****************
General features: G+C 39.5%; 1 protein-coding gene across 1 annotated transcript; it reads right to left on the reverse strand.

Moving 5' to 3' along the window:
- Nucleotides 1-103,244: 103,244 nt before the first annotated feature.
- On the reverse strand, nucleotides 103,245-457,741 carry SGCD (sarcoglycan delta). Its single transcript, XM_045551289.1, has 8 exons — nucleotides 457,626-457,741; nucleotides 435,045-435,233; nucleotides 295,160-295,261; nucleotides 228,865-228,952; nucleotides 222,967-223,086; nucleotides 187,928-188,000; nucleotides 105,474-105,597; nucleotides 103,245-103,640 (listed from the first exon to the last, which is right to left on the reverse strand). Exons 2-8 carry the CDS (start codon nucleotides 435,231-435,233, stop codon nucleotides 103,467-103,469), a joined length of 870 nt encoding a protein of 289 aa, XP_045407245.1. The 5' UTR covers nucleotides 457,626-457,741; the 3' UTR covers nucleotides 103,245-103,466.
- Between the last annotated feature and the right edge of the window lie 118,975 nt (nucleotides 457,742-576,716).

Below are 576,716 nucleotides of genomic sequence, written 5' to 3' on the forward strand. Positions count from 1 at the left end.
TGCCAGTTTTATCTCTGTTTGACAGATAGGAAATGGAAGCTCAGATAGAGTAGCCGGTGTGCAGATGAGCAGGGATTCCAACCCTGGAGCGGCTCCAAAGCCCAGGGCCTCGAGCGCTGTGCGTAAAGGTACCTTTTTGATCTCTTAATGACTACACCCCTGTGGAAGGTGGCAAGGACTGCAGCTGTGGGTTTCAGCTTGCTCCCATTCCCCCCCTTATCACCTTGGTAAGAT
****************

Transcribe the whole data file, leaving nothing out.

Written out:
General features: G+C 39.5%; 1 protein-coding gene across 1 annotated transcript; it reads right to left on the reverse strand.

Moving 5' to 3' along the window:
- Nucleotides 1-103,244: 103,244 nt before the first annotated feature.
- On the reverse strand, nucleotides 103,245-457,741 carry SGCD (sarcoglycan delta). Its single transcript, XM_045551289.1, has 8 exons — nucleotides 457,626-457,741; nucleotides 435,045-435,233; nucleotides 295,160-295,261; nucleotides 228,865-228,952; nucleotides 222,967-223,086; nucleotides 187,928-188,000; nucleotides 105,474-105,597; nucleotides 103,245-103,640 (listed from the first exon to the last, which is right to left on the reverse strand). Exons 2-8 carry the CDS (start codon nucleotides 435,231-435,233, stop codon nucleotides 103,467-103,469), a joined length of 870 nt encoding a protein of 289 aa, XP_045407245.1. The 5' UTR covers nucleotides 457,626-457,741; the 3' UTR covers nucleotides 103,245-103,466.
- Between the last annotated feature and the right edge of the window lie 118,975 nt (nucleotides 457,742-576,716).

Below are 576,716 nucleotides of genomic sequence, written 5' to 3' on the forward strand. Positions count from 1 at the left end.
TGCCAGTTTTATCTCTGTTTGACAGATAGGAAATGGAAGCTCAGATAGAGTAGCCGGTGTGCAGATGAGCAGGGATTCCAACCCTGGAGCGGCTCCAAAGCCCAGGGCCTCGAGCGCTGTGCGTAAAGGTACCTTTTTGATCTCTTAATGACTACACCCCTGTGGAAGGTGGCAAGGACTGCAGCTGTGGGTTTCAGCTTGCTCCCATTCCCCCCCTTATCACCTTGGTAAGAT